Two nights of violence at an east Belfast interface erupted after St Matthew’s Church and nationalist homes in the Short Strand came under attack from fireworks, stones and petrol bombs this week.
Four police officers were injured and two vehicles damaged during disturbances on Tuesday night.
The trouble began on Tuesday night, when Sinn Féin’s Niall O Donnghaile said he witnessed the attacks.
“I want to make it very clearly that this cannot and must not be allowed to develop into a worse situation,” he said the following day. “Political unionism must make it very clear to those people responsible for carrying out these attacks that they are unacceptable and must end.”
Ulster Unionist councillor Jim Rodgers blamed the trouble on young people involved in “recreational rioting”.
But the situtation deteriorated, and vulnerable homes were attacked in the Strand Walk, Saint Matthews Court and Bryson Court areas of Short Strand the following night.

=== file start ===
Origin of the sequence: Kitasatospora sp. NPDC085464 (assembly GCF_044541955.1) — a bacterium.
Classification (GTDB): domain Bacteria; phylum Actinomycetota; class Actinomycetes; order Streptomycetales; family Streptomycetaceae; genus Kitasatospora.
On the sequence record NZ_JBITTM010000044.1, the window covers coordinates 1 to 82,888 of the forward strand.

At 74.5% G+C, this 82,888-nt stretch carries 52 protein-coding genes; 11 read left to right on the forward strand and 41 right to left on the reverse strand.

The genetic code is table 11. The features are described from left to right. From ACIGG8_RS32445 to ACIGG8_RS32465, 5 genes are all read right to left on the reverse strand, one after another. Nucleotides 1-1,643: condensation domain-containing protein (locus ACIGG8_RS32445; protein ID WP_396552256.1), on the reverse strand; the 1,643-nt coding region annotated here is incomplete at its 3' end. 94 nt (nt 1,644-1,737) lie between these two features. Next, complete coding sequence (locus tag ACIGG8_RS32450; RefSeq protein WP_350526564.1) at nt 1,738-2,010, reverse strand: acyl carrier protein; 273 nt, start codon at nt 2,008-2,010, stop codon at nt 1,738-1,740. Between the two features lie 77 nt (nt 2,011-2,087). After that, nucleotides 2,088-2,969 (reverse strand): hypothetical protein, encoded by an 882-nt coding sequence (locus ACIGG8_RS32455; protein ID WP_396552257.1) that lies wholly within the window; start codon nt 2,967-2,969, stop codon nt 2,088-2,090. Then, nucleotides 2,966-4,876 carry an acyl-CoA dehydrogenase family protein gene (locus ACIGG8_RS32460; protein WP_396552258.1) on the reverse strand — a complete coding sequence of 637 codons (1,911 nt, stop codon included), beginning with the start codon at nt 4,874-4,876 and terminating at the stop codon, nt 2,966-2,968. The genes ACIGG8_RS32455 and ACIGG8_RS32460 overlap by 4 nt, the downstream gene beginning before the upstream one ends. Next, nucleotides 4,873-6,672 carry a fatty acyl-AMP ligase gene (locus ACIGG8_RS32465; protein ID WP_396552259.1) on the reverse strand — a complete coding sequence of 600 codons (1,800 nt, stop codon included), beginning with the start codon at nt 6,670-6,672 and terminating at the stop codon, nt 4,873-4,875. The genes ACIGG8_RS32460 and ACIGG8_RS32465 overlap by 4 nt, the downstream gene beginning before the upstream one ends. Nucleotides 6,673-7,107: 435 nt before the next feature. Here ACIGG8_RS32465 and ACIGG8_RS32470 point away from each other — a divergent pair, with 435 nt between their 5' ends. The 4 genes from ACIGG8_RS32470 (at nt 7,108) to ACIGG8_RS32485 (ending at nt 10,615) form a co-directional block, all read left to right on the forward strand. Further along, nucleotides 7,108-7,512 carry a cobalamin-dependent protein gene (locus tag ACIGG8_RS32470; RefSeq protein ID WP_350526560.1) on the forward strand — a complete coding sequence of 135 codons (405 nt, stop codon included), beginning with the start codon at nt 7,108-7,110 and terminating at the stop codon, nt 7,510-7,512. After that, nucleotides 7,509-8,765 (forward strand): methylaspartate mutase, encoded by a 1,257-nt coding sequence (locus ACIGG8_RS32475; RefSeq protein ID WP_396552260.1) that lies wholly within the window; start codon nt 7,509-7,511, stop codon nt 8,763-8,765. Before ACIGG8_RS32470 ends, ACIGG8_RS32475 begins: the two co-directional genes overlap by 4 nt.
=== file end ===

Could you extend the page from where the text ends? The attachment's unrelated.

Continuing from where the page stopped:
Speaking after visiting the homes of “vulnerable pensioners”, Mr O Donnghaile blasted the attacks which he said were “growing in frequency and degree, with the much more sinister fact being that the culprits responsible carried out these attacks after they broke their way into the grounds of Saint Matthew’s Chapel.
“I am calling very clearly on the political leaders of Unionism in East Belfast to get their act together and make it very clear to the sick minded individuals carrying out these attacks that their time has long gone; this community cannot be subjected to continued attack and ignored by these same Unionist politicians.
“The PSNI must also understand that taking over six hours to get to the homes under attacks simply is not good enough, regardless of the situation. This inevitably led to an increase in both tension and numbers of those involved.
“The people in these streets need safety and reassurance and the onus is on them to provide it in a measured and effective way.”
Meanwhile, two Orange halls have been damaged in separate attacks in County Tyrone, with one sustaining serious fire damage. The attacks were condemned yesterday by deputy first minister Martin McGuinness.
“Incidents of this kind are a continuing cause of concern for me and I want to assure the Orange community that I see cultural vandalism as having no place in the future of our communities,” he said.
“I would support appeals for anyone who would have information to report that to the police.
“This cultural vandalism has no place in the future we’re committed to building.”